Middle-east Arab News Opinion | Asharq Al-awsat

Opinion: Saudi Arabia’s New Blood | ASHARQ AL-AWSAT English Archive 2005 -2017
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(Asharq Al-Awsat)

In a vitally important and effective step, King Salman Bin Abdulaziz has brought in new blood to Saudi Arabia’s government and ministries.

This represents a comprehensive and formidable government, combining the vitality of youth and the wisdom of age. This government includes ministers in their thirties, including the new ministers of justice, culture and information. What we are witnessing is the entry of new names into Saudi Arabia’s government, individuals who come from various backgrounds including banking and the private sector.

King Salman Bin Abdulaziz began his reign by giving his people an important gift by awarding a bonus of two months’ salary for all government employees, students and pensioners—serving as both a financial and morale boost.

King Salman did not forget Saudi Arabia’s cultural, professional and sporting clubs and societies, in total gifting hundreds of millions of riyals as part of a goodwill gesture on his ascension to the throne. The Saudi King even offered a total of 34 million riyals to provide free water and electricity services to citizens.

However, in my view, the establishment of two new governing councils to oversee and assist with government work is far more important than these financial provisions. King Salman ordered the establishment of the Council for Political and Security Affairs, and the Council for Economic and Development Affairs, which represent a big step forward in Saudi state administration.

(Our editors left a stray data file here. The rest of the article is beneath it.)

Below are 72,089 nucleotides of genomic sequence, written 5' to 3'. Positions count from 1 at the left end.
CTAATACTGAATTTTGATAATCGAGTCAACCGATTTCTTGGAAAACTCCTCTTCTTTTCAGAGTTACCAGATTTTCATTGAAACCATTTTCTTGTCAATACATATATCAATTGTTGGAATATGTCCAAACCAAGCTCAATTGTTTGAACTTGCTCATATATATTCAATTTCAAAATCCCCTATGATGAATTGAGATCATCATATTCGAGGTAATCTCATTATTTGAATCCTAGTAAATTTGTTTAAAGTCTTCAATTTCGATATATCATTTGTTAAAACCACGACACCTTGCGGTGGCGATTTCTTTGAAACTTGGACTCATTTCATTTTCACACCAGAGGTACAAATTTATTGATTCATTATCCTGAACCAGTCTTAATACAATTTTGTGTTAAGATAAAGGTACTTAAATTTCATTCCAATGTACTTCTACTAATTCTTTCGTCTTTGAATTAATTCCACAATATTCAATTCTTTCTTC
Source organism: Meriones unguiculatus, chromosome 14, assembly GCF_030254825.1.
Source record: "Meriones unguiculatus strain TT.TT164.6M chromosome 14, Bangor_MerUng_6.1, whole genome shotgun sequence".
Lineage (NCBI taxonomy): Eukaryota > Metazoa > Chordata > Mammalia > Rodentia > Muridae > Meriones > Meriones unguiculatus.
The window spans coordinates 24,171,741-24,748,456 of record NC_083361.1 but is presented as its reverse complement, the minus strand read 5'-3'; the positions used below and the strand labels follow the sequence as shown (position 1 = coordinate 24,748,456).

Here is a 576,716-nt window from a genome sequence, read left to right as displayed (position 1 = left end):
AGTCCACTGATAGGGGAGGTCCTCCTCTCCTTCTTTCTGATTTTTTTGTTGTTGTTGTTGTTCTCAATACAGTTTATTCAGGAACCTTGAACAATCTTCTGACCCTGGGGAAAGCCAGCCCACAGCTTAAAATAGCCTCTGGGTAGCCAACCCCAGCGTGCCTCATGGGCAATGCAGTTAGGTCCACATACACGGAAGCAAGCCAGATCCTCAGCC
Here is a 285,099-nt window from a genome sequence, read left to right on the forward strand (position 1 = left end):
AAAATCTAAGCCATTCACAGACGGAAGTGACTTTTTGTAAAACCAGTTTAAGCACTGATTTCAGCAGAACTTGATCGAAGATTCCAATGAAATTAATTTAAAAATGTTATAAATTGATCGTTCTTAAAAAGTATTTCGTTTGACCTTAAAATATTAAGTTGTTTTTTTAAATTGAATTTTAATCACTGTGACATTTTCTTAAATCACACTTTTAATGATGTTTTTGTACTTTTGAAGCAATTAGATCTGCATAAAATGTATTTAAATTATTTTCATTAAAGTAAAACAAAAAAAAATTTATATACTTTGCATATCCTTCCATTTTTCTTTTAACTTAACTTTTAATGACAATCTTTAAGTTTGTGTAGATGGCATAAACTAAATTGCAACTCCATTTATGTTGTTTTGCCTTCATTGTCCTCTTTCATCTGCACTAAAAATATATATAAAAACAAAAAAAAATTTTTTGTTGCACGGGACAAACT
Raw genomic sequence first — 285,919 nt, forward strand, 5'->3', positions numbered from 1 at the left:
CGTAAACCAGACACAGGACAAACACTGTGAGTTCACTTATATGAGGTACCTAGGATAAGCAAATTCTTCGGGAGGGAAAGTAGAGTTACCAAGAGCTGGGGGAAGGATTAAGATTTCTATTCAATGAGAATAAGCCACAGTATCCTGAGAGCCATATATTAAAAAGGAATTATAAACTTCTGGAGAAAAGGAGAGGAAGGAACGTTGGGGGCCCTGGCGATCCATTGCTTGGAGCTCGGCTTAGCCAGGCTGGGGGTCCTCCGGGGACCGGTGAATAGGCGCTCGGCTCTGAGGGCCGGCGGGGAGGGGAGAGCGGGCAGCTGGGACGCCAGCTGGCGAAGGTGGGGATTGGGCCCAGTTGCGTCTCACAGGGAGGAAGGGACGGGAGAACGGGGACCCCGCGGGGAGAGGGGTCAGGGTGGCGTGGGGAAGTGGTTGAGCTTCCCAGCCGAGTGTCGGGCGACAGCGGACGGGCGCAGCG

These two new councils will see an increased focus and effort in state administration, securing coordination and cooperation between different ministries and government agencies on various issues and easing the burden on the King and Crown Prince.

This new administration system has led to the cancelling of many old mechanisms and apparatus in terms of Saudi Arabia’s political affairs, education system and public services. We are seeing government services being streamlined according to either political or economic specifications. Security, of course, will come under politics, while development will fall under economy.

This new vitality, speed and intensity in Saudi Arabia’s decision-making, which will affect every aspect and dimension of the state, is evidence of the Kingdom’s ability to renew and develop itself. This renewal and regeneration is something that sometimes takes place gradually, and at other times quickly, based on need. Therefore, what we are now seeing is a vital state that is open to change and development. Just as we saw a smooth transition of rule to a new generation of the House of Saud, we have seen a transition to a new generation of Saudi Arabia’s political elite. This is, no doubt, a good and reassuring message to a troubled world.